Why is Eating Better greener?

Eating less meat is better for the environment. The food we eat carries a huge environmental footprint and meat is a ‘hotspot’ for greenhouse gas emissions, water use, pollution, land use and biodiversity loss.

According to the UN Food & Agriculture Organization, the livestock sector is one the biggest contributors to the most serious environmental problems we face locally, nationally and internationally.[1] Livestock production is responsible for around 14.5% of the world’s human-induced global greenhouse gas emissions and 30% of the world’s biodiversity loss. (See Why is livestock such a big contributor to climate change? in Q&A)

Globally, livestock production accounts for 70% of all agricultural land and 30% of the land surface of the planet.[2] Growing crops like soy for animal feed results in the loss of high value habitats, such as forests, while also releasing substantial emissions of greenhouse gases.  Demand for land to grow feed crops pushes small farmers and pastoralists into forest and marginal lands. Growing global demand for meat – predicted to double by 2050 - will only exacerbate these pressures.

Pollution is another problem. The synthetic fertilisers used to grow feed crops contain high levels of nitrogen.  Plants only absorb about half the nitrogen applied and animals excrete around half the nitrogen from their feed in manure.[3] The unabsorbed nitrogen is washed into rivers and lakes and leaches from the soil into groundwater, contaminating sources of drinking water and damaging aquatic and marine ecosystems.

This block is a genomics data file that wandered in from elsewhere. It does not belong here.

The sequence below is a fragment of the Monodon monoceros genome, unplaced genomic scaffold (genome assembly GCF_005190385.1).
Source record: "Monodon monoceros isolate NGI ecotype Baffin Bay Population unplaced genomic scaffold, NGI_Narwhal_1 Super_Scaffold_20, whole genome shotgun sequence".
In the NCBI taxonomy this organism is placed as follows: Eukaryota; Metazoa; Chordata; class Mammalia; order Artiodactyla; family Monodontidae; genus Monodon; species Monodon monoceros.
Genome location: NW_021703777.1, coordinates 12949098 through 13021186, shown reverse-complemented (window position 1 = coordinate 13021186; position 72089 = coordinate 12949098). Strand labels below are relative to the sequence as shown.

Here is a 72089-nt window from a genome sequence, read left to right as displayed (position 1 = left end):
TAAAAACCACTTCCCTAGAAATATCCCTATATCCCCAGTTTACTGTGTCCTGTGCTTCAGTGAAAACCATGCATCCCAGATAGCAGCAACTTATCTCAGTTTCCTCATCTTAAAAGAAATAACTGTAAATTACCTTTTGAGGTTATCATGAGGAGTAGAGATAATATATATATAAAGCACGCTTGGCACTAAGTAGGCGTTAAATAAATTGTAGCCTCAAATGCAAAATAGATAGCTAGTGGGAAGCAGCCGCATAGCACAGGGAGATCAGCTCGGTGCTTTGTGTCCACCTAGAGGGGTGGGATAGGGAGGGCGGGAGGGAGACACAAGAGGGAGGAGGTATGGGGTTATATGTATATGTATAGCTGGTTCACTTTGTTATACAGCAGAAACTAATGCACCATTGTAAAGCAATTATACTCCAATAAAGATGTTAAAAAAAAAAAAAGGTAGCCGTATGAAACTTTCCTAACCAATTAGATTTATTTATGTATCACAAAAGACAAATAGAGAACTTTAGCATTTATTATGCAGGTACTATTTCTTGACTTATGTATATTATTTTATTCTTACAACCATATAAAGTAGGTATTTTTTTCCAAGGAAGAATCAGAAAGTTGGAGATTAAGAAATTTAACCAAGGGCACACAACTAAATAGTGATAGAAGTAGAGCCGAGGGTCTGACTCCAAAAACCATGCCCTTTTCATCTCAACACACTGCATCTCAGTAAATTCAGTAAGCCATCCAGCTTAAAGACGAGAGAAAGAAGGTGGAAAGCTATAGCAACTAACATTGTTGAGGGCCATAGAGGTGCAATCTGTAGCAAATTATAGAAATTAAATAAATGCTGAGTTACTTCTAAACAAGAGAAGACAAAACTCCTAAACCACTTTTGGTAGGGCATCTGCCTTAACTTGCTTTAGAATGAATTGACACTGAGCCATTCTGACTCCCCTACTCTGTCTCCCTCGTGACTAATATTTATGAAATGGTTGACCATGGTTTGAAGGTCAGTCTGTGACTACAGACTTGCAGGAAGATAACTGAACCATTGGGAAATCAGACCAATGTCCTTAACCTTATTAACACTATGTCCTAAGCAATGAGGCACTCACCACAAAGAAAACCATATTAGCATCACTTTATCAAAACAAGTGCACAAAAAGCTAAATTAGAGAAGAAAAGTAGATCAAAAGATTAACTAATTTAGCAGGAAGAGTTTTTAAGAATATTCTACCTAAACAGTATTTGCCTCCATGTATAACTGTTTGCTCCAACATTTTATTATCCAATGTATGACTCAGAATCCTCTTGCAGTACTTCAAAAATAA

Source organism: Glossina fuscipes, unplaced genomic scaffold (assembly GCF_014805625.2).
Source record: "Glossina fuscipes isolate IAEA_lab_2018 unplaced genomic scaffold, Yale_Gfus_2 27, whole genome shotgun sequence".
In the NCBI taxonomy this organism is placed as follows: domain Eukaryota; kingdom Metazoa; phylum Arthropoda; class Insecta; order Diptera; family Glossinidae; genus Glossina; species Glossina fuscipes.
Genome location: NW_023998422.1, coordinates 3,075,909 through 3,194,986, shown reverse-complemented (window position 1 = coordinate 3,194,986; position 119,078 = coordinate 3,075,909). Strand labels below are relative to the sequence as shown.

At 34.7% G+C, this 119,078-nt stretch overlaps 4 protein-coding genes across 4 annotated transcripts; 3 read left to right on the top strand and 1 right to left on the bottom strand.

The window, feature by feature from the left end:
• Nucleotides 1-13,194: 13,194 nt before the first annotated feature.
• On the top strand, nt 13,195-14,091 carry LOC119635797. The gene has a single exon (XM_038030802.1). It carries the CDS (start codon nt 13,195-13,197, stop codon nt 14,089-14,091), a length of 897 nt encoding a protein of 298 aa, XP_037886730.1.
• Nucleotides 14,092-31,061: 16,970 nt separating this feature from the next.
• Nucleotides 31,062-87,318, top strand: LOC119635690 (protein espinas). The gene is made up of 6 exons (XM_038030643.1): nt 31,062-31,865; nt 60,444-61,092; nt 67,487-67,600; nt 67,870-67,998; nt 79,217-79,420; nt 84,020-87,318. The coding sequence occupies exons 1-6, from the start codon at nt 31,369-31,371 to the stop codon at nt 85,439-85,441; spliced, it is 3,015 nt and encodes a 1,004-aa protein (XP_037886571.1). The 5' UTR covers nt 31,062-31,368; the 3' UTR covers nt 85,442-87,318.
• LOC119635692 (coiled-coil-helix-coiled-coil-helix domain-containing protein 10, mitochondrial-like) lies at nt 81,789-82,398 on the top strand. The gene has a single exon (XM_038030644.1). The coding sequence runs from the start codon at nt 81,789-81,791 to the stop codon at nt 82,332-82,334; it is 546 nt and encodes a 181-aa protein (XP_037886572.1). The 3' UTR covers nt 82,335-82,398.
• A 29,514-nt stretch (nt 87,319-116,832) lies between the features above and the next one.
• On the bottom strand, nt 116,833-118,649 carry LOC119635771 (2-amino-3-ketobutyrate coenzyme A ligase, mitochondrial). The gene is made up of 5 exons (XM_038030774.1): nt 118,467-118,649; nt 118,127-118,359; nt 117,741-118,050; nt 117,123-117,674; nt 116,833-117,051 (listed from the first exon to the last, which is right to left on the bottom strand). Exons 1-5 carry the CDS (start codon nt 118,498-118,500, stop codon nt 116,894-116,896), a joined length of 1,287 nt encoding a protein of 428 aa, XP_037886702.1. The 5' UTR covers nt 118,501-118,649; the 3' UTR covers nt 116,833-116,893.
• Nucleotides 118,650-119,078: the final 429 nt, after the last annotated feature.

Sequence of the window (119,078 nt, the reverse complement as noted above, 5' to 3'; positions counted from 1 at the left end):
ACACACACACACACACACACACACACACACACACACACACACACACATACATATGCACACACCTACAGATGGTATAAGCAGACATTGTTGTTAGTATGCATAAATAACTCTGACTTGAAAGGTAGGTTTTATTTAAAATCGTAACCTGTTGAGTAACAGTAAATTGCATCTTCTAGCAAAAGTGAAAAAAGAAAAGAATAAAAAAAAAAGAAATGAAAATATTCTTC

The production of meat also requires vast quantities of water. On average producing one kilogram of beef requires 15,000 litres of water although the exact amount will vary depending on the location and type of farming.[4] The water footprint of one 150gram soy burger produced in the Netherlands is about 160 litres.  Producing a beef burger in the same country requires about 1000 litres of water.[5]

Naturally grazed, grass-fed livestock can avoid the impacts of intensively produced cereal-fed animals.  Indeed keeping livestock on semi-natural habitats such as plant and wildlife-rich meadows and pastures is an important conservation tool and permanent pasture for grazing can act as a carbon sink.



[1] Steinfeld, H. et al., 2006. Livestock’s Long Shadow: Environmental issues and options. Food and Agriculture Organisation of the United Nations. Rome.

[2] Ibid.

[3] Ibid.

[4] Mekonnen, M.M. and Hoekstra, A.Y. (2010) The green, blue and grey water footprint of farm animals and animal products, Value of Water Research Report Series No. 48, UNESCO-IHE, Delft, the Netherlands.

[5] Ercin, A.E., Aldaya, M.M and Hoekstra, A.Y. (2011) The water footprint of soy milk and soy burger and equivalent animal products, Value of Water Research Report Series No. 49, UNESCO-IHE, Delft, the Netherlands.